reused for requests with multiple different URI authority components. reused for requests with multiple different URI authority components.
The client MAY send any requests for which the client considers the The client MAY send any requests for which the client considers the
server authoritative. server authoritative.
An authoritative HTTP/3 endpoint is typically discovered because the An authoritative HTTP/3 endpoint is typically discovered because the
client has received an Alt-Svc record from the request's origin which client has received an Alt-Svc record from the request's origin which
nominates the endpoint as a valid HTTP Alternative Service for that nominates the endpoint as a valid HTTP Alternative Service for that
origin. As required by [RFC7838], clients MUST check that the origin. As required by [RFC7838], clients MUST check that the
nominated server can present a valid certificate for the origin nominated server can present a valid certificate for the origin
before considering it authoritative. Clients MUST NOT assume that an before considering it authoritative. Clients MUST NOT assume that an
HTTP/3 endpoint is authoritative for other origins without an HTTP/3 endpoint is authoritative for other origins without an
explicit signal. explicit signal.
Clients SHOULD NOT open more than one HTTP/3 connection to a given
host and port pair, where the host is derived from a URI, a selected
alternative service [ALTSVC], or a configured proxy. A client MAY
open multiple connections to the same IP address and UDP port using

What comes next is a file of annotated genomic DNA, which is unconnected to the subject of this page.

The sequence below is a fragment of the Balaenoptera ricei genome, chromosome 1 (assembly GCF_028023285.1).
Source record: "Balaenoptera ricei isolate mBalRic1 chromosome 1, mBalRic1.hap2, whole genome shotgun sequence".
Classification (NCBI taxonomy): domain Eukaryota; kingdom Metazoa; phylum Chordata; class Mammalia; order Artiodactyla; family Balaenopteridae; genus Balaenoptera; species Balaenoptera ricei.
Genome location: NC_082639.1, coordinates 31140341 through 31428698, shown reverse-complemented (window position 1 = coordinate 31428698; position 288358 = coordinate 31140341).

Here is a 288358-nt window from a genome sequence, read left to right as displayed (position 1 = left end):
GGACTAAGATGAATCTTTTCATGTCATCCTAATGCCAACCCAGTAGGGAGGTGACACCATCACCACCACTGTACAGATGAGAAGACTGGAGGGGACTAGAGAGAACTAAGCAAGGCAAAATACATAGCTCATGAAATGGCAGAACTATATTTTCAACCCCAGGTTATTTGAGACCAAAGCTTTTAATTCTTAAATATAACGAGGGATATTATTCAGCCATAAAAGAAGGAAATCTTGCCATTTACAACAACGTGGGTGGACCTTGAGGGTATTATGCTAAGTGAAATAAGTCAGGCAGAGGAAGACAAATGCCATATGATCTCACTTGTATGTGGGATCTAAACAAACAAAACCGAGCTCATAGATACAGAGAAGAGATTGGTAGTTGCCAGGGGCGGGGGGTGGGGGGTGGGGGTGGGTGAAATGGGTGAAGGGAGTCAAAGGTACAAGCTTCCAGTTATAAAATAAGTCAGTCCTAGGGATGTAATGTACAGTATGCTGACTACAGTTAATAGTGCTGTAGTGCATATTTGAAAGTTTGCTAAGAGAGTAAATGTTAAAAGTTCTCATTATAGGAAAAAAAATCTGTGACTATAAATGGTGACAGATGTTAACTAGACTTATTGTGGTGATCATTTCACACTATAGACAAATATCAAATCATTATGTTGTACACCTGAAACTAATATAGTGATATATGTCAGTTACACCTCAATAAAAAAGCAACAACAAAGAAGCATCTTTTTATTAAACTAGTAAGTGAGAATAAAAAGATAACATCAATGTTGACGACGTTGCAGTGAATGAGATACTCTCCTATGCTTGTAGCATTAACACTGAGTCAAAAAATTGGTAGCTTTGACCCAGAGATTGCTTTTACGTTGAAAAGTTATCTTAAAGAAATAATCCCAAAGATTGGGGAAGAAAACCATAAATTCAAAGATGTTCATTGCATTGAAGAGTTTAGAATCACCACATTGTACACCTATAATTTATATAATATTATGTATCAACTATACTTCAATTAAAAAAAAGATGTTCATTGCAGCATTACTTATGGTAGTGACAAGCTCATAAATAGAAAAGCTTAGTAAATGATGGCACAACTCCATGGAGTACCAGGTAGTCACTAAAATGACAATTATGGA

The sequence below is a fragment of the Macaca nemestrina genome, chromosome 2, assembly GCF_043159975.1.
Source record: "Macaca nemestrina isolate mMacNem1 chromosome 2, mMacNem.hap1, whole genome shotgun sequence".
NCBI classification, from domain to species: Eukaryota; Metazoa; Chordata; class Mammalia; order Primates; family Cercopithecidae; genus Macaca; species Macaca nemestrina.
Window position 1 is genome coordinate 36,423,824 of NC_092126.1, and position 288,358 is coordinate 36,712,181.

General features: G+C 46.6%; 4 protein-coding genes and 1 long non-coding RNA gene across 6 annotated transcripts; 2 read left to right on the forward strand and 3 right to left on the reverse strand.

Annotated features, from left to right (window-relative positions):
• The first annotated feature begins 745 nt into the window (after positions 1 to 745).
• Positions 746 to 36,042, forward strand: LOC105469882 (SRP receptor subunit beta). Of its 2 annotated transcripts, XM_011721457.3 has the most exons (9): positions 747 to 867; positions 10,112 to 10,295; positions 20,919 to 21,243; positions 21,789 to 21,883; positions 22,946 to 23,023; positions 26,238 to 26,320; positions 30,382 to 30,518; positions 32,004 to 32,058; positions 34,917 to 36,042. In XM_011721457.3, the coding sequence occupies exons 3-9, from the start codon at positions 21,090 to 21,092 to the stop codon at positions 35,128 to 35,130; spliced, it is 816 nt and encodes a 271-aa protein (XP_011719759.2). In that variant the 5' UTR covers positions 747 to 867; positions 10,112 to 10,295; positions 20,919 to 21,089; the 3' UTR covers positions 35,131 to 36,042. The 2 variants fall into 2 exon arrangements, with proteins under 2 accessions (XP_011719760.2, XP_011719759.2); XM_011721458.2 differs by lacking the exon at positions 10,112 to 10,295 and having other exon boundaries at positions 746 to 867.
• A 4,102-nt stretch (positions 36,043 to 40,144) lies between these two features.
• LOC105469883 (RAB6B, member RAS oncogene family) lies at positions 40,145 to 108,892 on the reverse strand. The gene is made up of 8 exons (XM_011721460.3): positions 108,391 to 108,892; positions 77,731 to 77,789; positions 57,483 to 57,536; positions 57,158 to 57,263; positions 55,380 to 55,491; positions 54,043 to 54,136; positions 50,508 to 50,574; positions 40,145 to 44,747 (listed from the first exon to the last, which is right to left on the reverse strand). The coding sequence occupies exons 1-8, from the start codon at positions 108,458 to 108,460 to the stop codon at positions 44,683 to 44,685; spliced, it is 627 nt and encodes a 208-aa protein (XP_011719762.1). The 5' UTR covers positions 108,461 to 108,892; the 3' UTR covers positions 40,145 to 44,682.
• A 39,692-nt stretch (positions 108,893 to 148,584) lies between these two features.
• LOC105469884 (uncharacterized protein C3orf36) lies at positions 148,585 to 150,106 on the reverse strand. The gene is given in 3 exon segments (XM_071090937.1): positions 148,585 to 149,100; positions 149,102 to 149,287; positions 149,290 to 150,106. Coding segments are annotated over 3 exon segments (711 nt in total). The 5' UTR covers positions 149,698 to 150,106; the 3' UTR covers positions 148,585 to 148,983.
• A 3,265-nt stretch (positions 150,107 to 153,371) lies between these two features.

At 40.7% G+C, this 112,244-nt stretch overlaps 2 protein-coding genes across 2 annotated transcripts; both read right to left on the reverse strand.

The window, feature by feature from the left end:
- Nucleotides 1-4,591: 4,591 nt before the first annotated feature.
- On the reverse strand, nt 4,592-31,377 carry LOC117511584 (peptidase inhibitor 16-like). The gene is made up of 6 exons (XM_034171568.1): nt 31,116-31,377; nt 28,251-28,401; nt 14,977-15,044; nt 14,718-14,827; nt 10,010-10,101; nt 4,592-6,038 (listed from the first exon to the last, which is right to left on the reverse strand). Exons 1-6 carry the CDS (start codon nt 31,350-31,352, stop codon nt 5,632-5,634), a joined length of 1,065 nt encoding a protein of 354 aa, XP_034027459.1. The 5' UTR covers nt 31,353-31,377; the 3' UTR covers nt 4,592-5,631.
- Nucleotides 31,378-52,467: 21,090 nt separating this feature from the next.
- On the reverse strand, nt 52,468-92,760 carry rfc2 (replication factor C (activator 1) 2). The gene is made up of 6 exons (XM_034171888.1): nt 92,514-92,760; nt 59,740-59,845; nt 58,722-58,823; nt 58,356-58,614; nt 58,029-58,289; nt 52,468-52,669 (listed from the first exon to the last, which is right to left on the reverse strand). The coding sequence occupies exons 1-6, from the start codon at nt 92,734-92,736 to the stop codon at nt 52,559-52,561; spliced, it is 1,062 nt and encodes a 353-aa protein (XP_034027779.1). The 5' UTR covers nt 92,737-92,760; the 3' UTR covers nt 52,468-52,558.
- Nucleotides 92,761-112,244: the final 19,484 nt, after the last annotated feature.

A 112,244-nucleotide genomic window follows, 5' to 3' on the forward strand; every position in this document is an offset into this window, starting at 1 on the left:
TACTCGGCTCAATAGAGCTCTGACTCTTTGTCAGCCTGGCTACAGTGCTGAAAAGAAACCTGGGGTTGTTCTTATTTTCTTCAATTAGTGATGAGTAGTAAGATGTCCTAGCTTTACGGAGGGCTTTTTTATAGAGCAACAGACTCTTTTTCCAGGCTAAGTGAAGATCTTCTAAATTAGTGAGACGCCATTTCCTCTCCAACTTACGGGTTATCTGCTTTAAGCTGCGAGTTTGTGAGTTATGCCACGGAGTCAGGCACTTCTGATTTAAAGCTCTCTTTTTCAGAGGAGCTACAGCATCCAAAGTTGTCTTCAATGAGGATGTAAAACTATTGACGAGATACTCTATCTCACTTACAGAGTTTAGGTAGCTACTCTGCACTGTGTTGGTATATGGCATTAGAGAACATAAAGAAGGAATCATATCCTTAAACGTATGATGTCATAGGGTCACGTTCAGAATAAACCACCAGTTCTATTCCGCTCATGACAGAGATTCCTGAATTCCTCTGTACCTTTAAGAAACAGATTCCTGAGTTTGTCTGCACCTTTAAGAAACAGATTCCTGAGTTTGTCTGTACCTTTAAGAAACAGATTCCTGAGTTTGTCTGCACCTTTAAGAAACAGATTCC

different transport or TLS configurations but SHOULD avoid creating
multiple connections with the same configuration.
Prior to making requests for an origin whose scheme is not "https," Prior to making requests for an origin whose scheme is not "https,"
the client MUST ensure the server is willing to serve that scheme. the client MUST ensure the server is willing to serve that scheme.
If the client intends to make requests for an origin whose scheme is If the client intends to make requests for an origin whose scheme is
"http", this means that it MUST obtain a valid "http-opportunistic" "http", this means that it MUST obtain a valid "http-opportunistic"
response for the origin as described in [RFC8164] prior to making any response for the origin as described in [RFC8164] prior to making any
such requests. Other schemes might define other mechanisms. such requests. Other schemes might define other mechanisms.
Servers are encouraged to maintain open connections for as long as
possible but are permitted to terminate idle connections if
necessary. When either endpoint chooses to close the HTTP/3 session,
the terminating endpoint SHOULD first send a GOAWAY frame
(Section 5.2) so that both endpoints can reliably determine whether
previously sent frames have been processed and gracefully complete or
terminate any necessary remaining tasks.
A server that does not wish clients to reuse connections for a A server that does not wish clients to reuse connections for a
particular origin can indicate that it is not authoritative for a particular origin can indicate that it is not authoritative for a
request by sending a 421 (Misdirected Request) status code in request by sending a 421 (Misdirected Request) status code in
response to the request (see Section 9.1.2 of [HTTP2]). response to the request (see Section 9.1.2 of [HTTP2]).
The considerations discussed in Section 9.1 of [HTTP2] also apply to
the management of HTTP/3 connections.
4. HTTP Request Lifecycle 4. HTTP Request Lifecycle
4.1. HTTP Message Exchanges 4.1. HTTP Message Exchanges